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Data Breach 101

By February 12, 2018 No Comments

The definition of a data breach is “an incident in which sensitive, protected, or confidential data has potentially been viewed, stolen, or used by an individual unauthorized to do so. Data breaches may involve payment card information (PCI), personal health information (PHI), personally identifiable information (PII), trade secrets, or intellectual property.”

The concept that most are familiar with regarding data breach is hackers plugging into a corporate network to steal sensitive data. More often than not, the reality is less dramatic. Data breach occurs in the simplest instance, like when an employee draws up the record of a patient in a hospital system and someone unauthorized looks over and read over his or her shoulder — that already constitutes as data breach.

There are government compliance regulations and industry guidelines in place to avoid data breaches of personal and sensitive data. For instance, the Payment Card Industry Data Security Standard (PCIDSS) dictates who can handle data such as PINs, credit card numbers and banking account numbers, within a corporate environment. The Health Insurance Portability and Accountability Act (HIPAA) conditions access to personal data such as name, date of birth, social security number, and health history. If an unauthorized person were to view or have access to this data, the corporation entrusted with this information could be said to have suffered a data breach. The offending organization may face serious prosecution if the data breach results in identity theft or violation of government compliance mandates.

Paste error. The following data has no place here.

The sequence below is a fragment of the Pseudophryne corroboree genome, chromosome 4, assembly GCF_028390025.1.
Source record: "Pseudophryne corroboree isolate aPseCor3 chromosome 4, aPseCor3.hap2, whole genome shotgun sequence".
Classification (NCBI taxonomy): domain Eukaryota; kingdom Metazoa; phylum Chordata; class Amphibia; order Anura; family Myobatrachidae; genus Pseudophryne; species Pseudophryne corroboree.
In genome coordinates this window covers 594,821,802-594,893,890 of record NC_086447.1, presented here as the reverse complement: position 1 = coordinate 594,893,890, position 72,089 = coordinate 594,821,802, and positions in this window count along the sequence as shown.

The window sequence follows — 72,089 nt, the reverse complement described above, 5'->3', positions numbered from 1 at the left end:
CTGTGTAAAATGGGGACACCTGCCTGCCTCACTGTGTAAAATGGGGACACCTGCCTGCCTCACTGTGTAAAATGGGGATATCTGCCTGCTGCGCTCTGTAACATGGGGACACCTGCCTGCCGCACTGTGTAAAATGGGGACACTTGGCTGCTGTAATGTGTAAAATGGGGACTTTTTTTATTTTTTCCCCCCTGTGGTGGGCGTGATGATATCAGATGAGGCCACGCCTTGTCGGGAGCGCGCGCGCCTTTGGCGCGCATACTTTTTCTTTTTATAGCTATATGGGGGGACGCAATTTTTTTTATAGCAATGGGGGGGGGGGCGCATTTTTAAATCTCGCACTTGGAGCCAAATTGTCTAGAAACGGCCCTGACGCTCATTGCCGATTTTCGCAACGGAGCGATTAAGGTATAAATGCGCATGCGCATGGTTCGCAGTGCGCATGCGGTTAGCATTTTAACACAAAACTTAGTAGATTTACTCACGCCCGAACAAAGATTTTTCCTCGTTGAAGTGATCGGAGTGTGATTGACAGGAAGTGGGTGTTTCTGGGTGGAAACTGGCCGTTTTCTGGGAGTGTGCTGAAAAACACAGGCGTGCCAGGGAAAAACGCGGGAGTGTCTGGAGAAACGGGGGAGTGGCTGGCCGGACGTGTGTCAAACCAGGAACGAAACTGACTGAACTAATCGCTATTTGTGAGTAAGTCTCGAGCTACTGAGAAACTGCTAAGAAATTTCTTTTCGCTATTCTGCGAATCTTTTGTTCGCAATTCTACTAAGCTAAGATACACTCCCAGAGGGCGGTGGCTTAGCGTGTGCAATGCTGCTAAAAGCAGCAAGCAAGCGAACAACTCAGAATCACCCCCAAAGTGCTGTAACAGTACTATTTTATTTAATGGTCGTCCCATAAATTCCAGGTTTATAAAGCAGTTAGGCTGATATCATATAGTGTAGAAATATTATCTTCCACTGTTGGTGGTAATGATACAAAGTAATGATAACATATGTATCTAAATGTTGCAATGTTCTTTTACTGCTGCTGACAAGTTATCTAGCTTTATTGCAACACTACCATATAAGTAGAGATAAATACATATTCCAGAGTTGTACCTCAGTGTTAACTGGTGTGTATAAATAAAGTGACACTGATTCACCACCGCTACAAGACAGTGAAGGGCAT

As businesses become more and more reliant on digital data, workforce mobility and cloud computing, data breaches have attracted widespread attention. As easily as sensitive information is stored and shared, it is also risking easy breach, even on restricted networks.

Data breaches have not just began just as digital data storage became essential for companies; it has existed as long as information has been recorded and stored. It increased in frequency in the 1980s, 1990s and 2000s, along with public awareness of its dangers. Some regulations prove to be useful in some measure, providing framework for the safeguarding, storage and practices in handling sensitive data. However, the rules do not exist in all industries, nor do they really prevent breaches from occurring. A single data breach attack on one organization is able to impact hundreds of thousands – sometimes millions – of individual records and consumers.

A chronology of data and security breaches has been maintained by the Privacy Rights Clearinghouse, reporting of the impact on consumers, dating back to 2005. The compromised information would “include data elements useful to identity thieves, such as Social Security numbers, account numbers, and driver’s license numbers.” For balance, breaches that do not compromise sensitive data are also recorded. But the data breaches consist of those reported in just the United States, and no other country.

Most of the major data breaches have occurred in 2005 and beyond. The fact of the matter is the world’s volume of data has grown so much over time, and that gives criminals a bigger chance of exposing gargantuan amounts of data in a single breach. In 2005, 157 data breaches were reported, with 66.9 million records exposed, in the U.S. In 2014, 783 data breaches were reported, with 85.61 million records exposed. This proves an increase of almost 500 percent over 2005.

Data breach defense and prevention has also progressed extensively along with the ever increasing threats to security. They offer greater protection and preventive approach in terms of data security, with some offering tips and additional information on its advancement and risks.

Thus, it can be established that data security should not be taken lightly and organizations should be more aware of how to effectively prevent breaches from occurring, seeing as how much potential damage could occur and put the companies and their livelihoods at risk.